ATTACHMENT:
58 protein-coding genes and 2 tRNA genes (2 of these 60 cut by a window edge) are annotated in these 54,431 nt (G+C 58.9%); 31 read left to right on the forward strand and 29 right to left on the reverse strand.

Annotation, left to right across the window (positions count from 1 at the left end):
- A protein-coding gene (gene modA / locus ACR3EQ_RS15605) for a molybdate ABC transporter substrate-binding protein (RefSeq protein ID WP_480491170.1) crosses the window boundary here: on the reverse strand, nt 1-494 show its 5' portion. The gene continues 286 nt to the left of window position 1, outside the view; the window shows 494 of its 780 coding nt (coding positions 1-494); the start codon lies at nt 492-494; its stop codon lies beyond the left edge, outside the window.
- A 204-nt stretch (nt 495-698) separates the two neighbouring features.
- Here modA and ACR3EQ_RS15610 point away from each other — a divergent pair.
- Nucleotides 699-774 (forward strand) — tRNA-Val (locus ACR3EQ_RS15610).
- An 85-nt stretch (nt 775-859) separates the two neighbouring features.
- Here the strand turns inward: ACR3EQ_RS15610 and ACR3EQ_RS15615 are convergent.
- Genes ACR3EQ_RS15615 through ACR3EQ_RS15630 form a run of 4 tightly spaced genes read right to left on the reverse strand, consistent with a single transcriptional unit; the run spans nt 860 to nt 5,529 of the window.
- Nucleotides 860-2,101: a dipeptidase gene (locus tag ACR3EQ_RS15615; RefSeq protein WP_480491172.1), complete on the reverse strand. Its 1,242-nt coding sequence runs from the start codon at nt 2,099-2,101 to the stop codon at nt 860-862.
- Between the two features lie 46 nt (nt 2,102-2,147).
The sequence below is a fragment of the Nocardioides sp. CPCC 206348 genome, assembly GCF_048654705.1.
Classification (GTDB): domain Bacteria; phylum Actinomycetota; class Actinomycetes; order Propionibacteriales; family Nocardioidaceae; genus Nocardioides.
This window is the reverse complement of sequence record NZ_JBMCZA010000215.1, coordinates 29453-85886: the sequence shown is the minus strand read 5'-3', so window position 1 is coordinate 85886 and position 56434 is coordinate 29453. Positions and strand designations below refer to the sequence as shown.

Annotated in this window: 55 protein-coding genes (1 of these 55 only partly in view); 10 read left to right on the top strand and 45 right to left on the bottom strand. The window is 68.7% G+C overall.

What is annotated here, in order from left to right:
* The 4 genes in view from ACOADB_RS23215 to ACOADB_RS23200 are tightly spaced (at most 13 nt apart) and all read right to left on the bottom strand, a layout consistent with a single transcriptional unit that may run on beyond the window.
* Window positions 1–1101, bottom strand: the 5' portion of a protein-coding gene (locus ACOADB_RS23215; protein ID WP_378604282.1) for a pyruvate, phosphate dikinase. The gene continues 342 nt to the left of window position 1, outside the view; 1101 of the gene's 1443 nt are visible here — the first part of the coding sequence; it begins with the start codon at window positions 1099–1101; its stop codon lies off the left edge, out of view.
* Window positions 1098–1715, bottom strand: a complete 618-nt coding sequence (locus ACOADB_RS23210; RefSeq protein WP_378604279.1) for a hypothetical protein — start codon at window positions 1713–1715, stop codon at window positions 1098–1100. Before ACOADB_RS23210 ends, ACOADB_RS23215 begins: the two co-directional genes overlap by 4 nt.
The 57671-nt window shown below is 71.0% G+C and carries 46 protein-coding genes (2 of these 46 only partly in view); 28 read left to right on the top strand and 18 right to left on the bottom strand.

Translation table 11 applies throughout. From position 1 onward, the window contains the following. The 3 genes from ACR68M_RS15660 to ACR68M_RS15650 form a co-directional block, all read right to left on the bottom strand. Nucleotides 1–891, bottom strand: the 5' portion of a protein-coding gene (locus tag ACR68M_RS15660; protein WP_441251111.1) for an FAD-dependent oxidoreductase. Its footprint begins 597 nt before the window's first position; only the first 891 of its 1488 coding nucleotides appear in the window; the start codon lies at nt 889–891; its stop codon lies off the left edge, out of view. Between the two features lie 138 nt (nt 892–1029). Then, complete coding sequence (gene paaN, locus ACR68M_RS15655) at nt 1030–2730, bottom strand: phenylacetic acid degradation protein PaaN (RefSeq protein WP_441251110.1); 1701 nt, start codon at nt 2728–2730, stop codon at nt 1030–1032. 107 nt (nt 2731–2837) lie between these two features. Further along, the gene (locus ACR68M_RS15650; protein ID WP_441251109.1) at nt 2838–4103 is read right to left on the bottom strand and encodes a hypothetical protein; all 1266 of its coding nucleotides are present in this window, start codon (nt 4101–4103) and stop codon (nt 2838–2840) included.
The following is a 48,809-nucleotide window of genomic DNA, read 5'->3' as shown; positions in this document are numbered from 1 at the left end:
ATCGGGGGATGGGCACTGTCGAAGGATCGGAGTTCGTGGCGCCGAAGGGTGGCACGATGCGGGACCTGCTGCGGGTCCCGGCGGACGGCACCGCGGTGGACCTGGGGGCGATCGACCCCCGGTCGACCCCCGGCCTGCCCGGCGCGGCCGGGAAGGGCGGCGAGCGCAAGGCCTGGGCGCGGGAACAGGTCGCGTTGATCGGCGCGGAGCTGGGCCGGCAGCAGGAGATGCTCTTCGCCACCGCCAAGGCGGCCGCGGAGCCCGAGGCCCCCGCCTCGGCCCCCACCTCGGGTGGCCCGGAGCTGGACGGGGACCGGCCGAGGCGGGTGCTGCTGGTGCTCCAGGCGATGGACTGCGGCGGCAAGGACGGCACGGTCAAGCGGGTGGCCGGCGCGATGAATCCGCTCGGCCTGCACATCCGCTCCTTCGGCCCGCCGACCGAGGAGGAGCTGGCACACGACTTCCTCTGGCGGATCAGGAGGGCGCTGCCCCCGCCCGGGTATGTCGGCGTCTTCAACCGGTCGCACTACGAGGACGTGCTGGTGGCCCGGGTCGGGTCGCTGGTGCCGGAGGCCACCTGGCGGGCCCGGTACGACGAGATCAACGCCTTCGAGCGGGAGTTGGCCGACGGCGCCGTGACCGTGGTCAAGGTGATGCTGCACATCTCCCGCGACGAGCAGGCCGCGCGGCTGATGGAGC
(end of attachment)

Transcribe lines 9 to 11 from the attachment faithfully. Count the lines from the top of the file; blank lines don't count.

- Genes ACR3EQ_RS15615 through ACR3EQ_RS15630 form a run of 4 tightly spaced genes read right to left on the reverse strand, consistent with a single transcriptional unit; the run spans nt 860 to nt 5,529 of the window.
- Nucleotides 860-2,101: a dipeptidase gene (locus tag ACR3EQ_RS15615; RefSeq protein WP_480491172.1), complete on the reverse strand. Its 1,242-nt coding sequence runs from the start codon at nt 2,099-2,101 to the stop codon at nt 860-862.
- Between the two features lie 46 nt (nt 2,102-2,147).